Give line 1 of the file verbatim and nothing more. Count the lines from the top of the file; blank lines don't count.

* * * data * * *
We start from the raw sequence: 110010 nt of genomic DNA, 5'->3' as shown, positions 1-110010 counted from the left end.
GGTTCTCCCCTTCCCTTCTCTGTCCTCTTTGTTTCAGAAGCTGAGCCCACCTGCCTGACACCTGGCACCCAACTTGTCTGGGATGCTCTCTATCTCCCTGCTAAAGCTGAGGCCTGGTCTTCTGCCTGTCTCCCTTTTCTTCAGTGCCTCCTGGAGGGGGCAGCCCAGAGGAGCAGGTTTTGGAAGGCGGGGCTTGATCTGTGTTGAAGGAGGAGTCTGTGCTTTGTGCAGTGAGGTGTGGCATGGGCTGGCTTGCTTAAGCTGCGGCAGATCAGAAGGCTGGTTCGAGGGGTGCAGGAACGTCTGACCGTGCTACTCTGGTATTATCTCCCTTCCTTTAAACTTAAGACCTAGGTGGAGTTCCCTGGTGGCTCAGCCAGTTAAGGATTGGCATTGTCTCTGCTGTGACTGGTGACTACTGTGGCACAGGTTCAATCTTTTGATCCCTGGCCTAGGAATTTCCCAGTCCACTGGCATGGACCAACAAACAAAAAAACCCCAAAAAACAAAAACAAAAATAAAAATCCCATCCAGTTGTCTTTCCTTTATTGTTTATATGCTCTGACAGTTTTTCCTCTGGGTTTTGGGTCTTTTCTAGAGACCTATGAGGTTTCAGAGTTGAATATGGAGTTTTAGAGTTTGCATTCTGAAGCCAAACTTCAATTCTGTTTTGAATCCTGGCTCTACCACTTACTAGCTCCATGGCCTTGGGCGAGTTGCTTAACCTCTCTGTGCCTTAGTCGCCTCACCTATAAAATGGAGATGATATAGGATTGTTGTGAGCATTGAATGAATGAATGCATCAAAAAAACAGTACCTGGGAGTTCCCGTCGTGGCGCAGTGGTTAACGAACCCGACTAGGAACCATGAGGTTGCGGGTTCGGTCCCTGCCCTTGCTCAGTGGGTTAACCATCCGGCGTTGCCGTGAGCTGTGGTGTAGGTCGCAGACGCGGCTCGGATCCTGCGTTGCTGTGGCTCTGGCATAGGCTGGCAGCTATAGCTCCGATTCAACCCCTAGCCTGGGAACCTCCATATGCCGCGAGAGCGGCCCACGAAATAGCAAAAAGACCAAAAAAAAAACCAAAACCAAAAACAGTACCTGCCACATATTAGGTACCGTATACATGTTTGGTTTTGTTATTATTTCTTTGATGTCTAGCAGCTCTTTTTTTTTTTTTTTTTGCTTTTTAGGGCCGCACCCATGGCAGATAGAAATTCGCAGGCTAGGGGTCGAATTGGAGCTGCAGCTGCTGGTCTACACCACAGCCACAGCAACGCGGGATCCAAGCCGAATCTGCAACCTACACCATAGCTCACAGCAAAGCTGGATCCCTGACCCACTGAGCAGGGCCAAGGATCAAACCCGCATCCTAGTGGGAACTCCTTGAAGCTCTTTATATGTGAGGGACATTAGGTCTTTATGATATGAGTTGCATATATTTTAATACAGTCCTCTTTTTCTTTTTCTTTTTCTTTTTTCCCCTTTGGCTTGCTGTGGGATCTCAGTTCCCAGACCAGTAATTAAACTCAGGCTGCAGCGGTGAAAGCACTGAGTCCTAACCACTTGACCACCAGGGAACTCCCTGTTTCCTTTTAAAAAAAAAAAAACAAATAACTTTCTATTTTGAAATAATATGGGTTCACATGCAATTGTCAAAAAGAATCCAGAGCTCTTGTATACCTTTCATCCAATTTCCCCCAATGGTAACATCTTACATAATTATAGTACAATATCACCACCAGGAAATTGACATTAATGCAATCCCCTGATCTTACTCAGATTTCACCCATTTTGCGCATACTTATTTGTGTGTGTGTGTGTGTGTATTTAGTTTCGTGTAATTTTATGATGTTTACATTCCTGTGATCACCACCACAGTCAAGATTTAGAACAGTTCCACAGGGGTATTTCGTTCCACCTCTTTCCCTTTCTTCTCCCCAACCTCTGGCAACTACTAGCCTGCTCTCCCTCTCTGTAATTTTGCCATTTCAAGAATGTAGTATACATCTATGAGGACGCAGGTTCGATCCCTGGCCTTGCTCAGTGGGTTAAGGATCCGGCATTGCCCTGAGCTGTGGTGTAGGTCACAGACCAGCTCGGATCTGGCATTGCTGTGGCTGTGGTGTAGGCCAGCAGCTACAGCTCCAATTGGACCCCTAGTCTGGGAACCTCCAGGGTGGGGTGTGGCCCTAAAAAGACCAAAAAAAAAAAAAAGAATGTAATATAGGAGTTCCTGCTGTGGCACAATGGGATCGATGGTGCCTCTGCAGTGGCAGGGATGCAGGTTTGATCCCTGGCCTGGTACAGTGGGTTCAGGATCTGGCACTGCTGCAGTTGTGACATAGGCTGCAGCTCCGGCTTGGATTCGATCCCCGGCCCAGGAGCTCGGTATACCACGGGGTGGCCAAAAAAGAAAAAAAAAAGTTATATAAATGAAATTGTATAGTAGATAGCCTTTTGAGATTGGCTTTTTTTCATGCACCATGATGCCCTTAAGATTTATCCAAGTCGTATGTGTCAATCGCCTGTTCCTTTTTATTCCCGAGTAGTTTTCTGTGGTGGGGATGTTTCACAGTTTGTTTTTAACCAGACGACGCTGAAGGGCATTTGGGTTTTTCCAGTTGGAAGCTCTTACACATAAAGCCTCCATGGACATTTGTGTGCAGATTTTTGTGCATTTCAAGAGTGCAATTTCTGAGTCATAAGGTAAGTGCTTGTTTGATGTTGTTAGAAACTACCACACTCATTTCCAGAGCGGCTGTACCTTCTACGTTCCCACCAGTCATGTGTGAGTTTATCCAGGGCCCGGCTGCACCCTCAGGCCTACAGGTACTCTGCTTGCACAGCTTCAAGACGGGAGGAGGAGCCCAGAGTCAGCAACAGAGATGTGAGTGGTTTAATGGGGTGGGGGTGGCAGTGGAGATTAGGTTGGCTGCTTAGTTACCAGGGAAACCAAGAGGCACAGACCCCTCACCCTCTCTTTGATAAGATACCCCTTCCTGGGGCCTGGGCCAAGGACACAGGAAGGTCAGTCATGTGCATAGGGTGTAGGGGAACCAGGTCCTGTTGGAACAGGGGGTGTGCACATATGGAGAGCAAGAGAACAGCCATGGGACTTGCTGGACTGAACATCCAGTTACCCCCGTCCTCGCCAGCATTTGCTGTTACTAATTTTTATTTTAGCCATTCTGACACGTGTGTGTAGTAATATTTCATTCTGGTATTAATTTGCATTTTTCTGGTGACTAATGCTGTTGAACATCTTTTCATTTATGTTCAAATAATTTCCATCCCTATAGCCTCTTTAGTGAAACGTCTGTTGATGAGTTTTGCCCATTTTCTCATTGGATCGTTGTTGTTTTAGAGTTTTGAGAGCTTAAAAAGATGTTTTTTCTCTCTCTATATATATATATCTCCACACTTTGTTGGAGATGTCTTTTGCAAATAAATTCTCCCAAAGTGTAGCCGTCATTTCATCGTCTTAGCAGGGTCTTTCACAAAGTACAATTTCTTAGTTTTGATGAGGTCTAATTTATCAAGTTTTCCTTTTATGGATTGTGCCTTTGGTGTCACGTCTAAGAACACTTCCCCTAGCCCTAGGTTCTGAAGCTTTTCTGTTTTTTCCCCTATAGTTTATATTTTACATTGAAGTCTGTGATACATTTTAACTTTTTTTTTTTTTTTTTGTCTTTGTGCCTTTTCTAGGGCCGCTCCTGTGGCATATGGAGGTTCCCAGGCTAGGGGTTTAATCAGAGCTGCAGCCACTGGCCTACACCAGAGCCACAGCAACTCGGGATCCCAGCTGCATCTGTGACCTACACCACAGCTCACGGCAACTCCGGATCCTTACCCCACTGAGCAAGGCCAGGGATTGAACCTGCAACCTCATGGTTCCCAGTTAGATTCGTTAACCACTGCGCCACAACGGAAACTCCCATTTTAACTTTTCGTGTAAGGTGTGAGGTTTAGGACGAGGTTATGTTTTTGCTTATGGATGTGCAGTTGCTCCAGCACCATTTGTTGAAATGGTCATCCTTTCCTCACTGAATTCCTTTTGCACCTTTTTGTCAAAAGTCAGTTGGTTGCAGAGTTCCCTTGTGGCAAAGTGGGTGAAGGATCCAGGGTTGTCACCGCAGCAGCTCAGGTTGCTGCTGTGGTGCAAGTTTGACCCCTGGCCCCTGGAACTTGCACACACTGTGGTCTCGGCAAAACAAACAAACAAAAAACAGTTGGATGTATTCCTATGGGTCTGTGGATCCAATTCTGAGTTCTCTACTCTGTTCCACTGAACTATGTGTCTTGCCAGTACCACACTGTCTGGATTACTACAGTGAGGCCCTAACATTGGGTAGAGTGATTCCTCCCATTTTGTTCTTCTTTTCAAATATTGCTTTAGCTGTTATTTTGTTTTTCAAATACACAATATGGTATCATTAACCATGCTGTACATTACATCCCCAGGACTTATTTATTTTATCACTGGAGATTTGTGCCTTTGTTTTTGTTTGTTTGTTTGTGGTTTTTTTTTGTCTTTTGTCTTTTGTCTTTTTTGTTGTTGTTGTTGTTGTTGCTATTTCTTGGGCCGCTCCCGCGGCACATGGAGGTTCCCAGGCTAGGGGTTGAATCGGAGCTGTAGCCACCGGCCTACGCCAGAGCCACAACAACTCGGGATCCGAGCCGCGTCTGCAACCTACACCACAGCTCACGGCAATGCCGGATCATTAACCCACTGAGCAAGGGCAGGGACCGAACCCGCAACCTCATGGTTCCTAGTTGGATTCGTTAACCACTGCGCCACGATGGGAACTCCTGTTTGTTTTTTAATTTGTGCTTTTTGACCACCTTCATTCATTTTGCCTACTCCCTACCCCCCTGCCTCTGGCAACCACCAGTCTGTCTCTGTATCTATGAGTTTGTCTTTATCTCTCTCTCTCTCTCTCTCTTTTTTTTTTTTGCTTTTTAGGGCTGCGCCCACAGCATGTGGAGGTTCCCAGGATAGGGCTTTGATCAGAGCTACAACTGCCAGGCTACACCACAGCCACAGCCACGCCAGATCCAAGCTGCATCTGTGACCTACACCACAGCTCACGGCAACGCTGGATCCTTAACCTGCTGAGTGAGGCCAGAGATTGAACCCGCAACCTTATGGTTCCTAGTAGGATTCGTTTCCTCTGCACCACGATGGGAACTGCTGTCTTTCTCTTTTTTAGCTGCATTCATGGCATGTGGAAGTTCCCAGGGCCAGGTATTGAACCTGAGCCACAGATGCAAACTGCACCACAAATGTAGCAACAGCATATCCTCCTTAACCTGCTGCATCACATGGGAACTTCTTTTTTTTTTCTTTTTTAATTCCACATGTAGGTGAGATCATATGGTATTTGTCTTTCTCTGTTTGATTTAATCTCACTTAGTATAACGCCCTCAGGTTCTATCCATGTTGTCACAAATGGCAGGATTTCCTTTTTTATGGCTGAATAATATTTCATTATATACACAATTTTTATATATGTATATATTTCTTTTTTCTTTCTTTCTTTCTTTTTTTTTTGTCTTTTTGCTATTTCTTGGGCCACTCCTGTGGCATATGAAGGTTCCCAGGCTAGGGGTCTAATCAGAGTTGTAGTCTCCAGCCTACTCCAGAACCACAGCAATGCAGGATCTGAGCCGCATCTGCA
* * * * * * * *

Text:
We start from the raw sequence: 110010 nt of genomic DNA, 5'->3' as shown, positions 1-110010 counted from the left end.